Combining Incomes: Your Account or Mine?

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As exciting as it is to come together with your life partner in marriage or otherwise, there can be complications, including the decision whether or not to combine incomes and accounts. What's mine is yours—even in debt, right?

First, it's important to note that everyone's situation is different and there's no one right answer for what route to take. Your life experiences tell you how to best safeguard yourself and family. As someone who has seen practically every situation, here's some insight on what has worked for others over the years:


Some people have been through situations where they have trouble trusting others, while others have complete faith in their significant others and prefer the ease of combining finances. Take time to ponder what you feel is best for your situation and have those conversations with your partner. Having these sometimes-difficult conversations can also help squash potential distrust and financial infidelity.


We have many clients who have been domestic partners for over 20 years. One thing that differs for domestic partnerships and married couples is taxes and how they protect each other (more on protection in a bit). Typical account options for those who are married or are in domestic partnerships include:

Option 1: Combine all accounts and pay off bills.
This means paying everything out of one account. The positives are that you're in it together, but some negatives include that one spouse or domestic partner can spend funds in the account, unbeknownst to the other.

Option 2: Have one joint account to pay the bills, but have separate accounts for personal items.
The positives here are that you share in the bill paying and have more control over the money, in addition to having the ability to better track how your money is being spent.

Option 3: Have two completely separate accounts.
Split bills or take more or less, depending on income. In our experience, splitting bills 50/50 only works if income levels are similar. The positives here are that you know what each partner is paying and each partner has sole control over their own account. Potential negatives include financial infidelity, where a partner hides what they're buying, the debt they're creating, or even how much they make.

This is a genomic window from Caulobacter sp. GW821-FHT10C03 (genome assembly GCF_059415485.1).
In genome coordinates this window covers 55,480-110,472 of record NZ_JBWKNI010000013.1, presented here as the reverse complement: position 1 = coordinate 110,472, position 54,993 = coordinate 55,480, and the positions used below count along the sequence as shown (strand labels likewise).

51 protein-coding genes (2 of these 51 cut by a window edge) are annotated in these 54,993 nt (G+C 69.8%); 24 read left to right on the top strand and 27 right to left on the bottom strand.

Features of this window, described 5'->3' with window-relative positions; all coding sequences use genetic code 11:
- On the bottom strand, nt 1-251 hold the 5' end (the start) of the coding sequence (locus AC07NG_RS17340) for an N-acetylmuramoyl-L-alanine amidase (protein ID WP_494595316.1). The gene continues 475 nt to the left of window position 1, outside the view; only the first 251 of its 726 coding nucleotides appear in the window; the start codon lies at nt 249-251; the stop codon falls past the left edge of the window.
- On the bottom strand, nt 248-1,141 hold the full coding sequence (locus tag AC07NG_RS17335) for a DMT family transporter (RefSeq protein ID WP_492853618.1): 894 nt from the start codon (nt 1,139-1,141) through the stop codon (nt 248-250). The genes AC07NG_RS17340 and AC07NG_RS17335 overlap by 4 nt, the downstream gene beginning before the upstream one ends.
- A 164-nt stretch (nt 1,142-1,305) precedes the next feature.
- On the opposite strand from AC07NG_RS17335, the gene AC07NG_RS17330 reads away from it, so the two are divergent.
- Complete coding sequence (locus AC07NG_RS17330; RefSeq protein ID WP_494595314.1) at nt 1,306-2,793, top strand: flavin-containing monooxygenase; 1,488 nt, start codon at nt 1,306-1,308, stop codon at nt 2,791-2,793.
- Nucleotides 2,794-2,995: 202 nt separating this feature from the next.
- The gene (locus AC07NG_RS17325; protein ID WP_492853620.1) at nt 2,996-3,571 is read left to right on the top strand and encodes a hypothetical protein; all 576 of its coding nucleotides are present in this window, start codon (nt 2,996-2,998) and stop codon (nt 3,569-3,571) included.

One of the financial benefits of marriage is tied to social security. If you're married and don't work, but your partner does, you're eligible to receive half of their social security (which is based on the highest 35 years of earnings). If your partner passes, you would receive the higher of the two social security amounts. If you choose not to marry, you're ineligible to receive a spousal benefit and would only receive what you'd qualify for personally.

When it comes to retirement savings, combining accounts means you're able to save higher amounts of dollars (leading to more appreciation and account growth). For retirement accounts, you can choose anyone to be your beneficiary. They don't even have to be a relative! So, if you decide against tying the knot, this won't affect how your assets are left behind.


The big thing to discuss with your spouse/significant other is protection. If what is mine is yours and yours is mine, you want to be sure both of your assets land where you desire. Having a trust can help accomplish this. Homes do not get passed to domestic partners, nor do bank accounts or brokerage accounts. Retirement accounts have beneficiaries and are easy to make sure they're doing what they're supposed to do. A trust will outline what the trustee wants to happen, regardless.

Working with a financial professional is your best bet for ensuring all your bases are covered and both you and your partner's financial wishes are met.

Chris Gervat is a Financial Advisor at Lifeworks Advisors, a multigenerational team that provides wealth management services and strategic advising to successful families, businesses, and entrepreneurs. Learn more at lifeworksadvisors.com.

This article originally appeared in the Feb/Mar '22 issue of West Michigan Woman.


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